Undermined Promise II finds that coal companies have fallen far behind in reclaiming mines, and, with the coal industry on shaky financial ground, the public faces increasing liability for massive reclamation costs of more than $3.5 billion and damage to landscapes, wildlife and crucial water supplies. The American public will be left to deal with the fallout as companies scramble to offset low prices and decreasing demand at home for coal by exporting their product to foreign markets.
Reclamation bonds that coal companies are required to post under federal law may outstrip the industry’s financial resources. Out of a total of 450 square miles of mined land across Wyoming, Montana and North Dakota, only 46 square miles have been reclaimed.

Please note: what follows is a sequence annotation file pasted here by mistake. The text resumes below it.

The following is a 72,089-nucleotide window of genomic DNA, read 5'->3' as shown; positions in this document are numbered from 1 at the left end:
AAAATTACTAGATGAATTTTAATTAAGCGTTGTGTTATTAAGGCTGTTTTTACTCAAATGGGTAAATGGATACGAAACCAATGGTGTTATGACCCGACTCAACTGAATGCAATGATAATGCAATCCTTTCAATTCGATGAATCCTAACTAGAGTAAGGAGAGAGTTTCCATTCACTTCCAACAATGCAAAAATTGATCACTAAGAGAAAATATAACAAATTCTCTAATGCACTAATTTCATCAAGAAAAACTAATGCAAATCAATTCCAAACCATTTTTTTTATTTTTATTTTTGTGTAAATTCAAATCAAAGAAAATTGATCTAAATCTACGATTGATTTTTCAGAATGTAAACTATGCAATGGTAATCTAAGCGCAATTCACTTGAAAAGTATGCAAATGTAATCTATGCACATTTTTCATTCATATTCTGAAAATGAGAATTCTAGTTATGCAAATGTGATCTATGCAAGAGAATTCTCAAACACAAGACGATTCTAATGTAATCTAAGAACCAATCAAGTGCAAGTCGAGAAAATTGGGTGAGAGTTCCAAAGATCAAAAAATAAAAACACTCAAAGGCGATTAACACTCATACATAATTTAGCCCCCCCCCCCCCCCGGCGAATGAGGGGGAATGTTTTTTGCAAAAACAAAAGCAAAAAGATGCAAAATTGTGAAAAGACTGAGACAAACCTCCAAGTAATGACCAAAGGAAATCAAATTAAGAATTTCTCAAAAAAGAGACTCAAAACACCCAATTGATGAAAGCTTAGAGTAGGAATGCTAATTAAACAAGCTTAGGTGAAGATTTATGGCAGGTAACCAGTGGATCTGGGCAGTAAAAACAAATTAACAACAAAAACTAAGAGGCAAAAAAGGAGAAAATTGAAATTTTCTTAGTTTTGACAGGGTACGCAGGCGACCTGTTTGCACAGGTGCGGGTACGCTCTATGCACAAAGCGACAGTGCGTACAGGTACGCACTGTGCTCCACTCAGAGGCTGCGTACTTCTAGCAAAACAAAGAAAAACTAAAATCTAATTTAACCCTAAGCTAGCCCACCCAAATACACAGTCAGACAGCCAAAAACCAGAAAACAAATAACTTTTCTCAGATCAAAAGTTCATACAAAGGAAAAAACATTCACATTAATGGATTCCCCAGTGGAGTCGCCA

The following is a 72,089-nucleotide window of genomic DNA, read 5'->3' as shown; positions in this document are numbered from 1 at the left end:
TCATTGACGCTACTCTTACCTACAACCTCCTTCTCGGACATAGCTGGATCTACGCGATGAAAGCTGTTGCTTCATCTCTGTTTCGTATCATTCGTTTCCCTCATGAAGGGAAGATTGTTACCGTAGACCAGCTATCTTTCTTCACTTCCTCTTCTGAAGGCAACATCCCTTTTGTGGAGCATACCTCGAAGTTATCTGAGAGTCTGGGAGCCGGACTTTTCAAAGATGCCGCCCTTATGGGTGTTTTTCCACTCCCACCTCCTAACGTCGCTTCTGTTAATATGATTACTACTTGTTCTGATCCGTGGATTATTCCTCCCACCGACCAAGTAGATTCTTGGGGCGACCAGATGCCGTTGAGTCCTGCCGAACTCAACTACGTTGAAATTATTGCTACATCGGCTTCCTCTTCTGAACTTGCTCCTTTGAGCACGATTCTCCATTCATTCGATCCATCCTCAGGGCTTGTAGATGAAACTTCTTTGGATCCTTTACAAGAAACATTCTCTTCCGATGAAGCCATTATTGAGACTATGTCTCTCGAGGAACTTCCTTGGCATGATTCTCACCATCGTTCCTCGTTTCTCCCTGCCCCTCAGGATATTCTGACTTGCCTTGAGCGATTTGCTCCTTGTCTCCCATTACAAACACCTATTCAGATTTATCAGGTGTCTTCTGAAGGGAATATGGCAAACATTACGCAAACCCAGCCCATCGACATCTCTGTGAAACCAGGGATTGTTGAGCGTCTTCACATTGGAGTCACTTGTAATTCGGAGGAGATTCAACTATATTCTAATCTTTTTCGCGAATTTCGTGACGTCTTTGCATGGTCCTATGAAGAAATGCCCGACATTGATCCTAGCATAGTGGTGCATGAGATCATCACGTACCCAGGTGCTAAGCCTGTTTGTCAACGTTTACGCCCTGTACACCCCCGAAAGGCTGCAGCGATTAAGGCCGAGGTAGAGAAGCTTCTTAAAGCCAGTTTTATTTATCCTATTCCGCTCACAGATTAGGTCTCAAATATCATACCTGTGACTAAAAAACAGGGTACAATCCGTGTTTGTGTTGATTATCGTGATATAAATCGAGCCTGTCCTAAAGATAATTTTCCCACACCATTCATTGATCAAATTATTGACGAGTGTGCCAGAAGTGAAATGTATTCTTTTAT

Once a formidable force, the coal industry now faces bond market downgrades and a global divestment movement amid low market prices, a multi-million-dollar tab to upgrade aging power plants, competition from natural gas and increasingly competitive renewable energy prices.
Undermined Promise II finds that after decades of mining throughout the region, coal companies are not being held accountable for failing to protect and restore lands in the West to their original state.
Cleanup costs are climbing; the largest mines have bonds in excess of $300 million apiece.
The practice of allowing certain companies under the federal Surface Mining Control and Reclamation Act to self-bond, or agree to pay future reclamation costs without providing customary collateral, is under fire as the industry’s economic condition grows shakier.